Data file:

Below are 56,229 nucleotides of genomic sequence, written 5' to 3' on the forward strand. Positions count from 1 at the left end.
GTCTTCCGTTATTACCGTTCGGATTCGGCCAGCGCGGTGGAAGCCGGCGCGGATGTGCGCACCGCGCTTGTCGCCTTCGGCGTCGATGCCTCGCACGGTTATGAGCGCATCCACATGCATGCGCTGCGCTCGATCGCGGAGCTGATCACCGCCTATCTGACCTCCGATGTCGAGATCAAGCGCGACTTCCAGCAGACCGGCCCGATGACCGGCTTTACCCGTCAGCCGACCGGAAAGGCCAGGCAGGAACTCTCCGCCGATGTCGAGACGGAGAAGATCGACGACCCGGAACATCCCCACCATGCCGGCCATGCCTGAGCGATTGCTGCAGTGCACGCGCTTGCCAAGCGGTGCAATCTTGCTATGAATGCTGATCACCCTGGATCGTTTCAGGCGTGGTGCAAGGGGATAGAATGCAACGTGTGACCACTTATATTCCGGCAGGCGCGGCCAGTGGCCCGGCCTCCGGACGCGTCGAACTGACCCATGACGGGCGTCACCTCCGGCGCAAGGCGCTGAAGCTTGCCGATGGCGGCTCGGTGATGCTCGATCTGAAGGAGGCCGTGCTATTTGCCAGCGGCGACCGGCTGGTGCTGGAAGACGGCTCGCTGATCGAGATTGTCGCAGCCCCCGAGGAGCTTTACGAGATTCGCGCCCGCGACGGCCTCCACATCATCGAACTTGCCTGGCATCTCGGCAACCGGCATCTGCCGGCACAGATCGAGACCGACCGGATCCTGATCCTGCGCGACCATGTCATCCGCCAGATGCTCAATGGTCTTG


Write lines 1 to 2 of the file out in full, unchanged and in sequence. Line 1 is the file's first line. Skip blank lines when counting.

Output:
Below are 56,229 nucleotides of genomic sequence, written 5' to 3' on the forward strand. Positions count from 1 at the left end.
GTCTTCCGTTATTACCGTTCGGATTCGGCCAGCGCGGTGGAAGCCGGCGCGGATGTGCGCACCGCGCTTGTCGCCTTCGGCGTCGATGCCTCGCACGGTTATGAGCGCATCCACATGCATGCGCTGCGCTCGATCGCGGAGCTGATCACCGCCTATCTGACCTCCGATGTCGAGATCAAGCGCGACTTCCAGCAGACCGGCCCGATGACCGGCTTTACCCGTCAGCCGACCGGAAAGGCCAGGCAGGAACTCTCCGCCGATGTCGAGACGGAGAAGATCGACGACCCGGAACATCCCCACCATGCCGGCCATGCCTGAGCGATTGCTGCAGTGCACGCGCTTGCCAAGCGGTGCAATCTTGCTATGAATGCTGATCACCCTGGATCGTTTCAGGCGTGGTGCAAGGGGATAGAATGCAACGTGTGACCACTTATATTCCGGCAGGCGCGGCCAGTGGCCCGGCCTCCGGACGCGTCGAACTGACCCATGACGGGCGTCACCTCCGGCGCAAGGCGCTGAAGCTTGCCGATGGCGGCTCGGTGATGCTCGATCTGAAGGAGGCCGTGCTATTTGCCAGCGGCGACCGGCTGGTGCTGGAAGACGGCTCGCTGATCGAGATTGTCGCAGCCCCCGAGGAGCTTTACGAGATTCGCGCCCGCGACGGCCTCCACATCATCGAACTTGCCTGGCATCTCGGCAACCGGCATCTGCCGGCACAGATCGAGACCGACCGGATCCTGATCCTGCGCGACCATGTCATCCGCCAGATGCTCAATGGTCTTG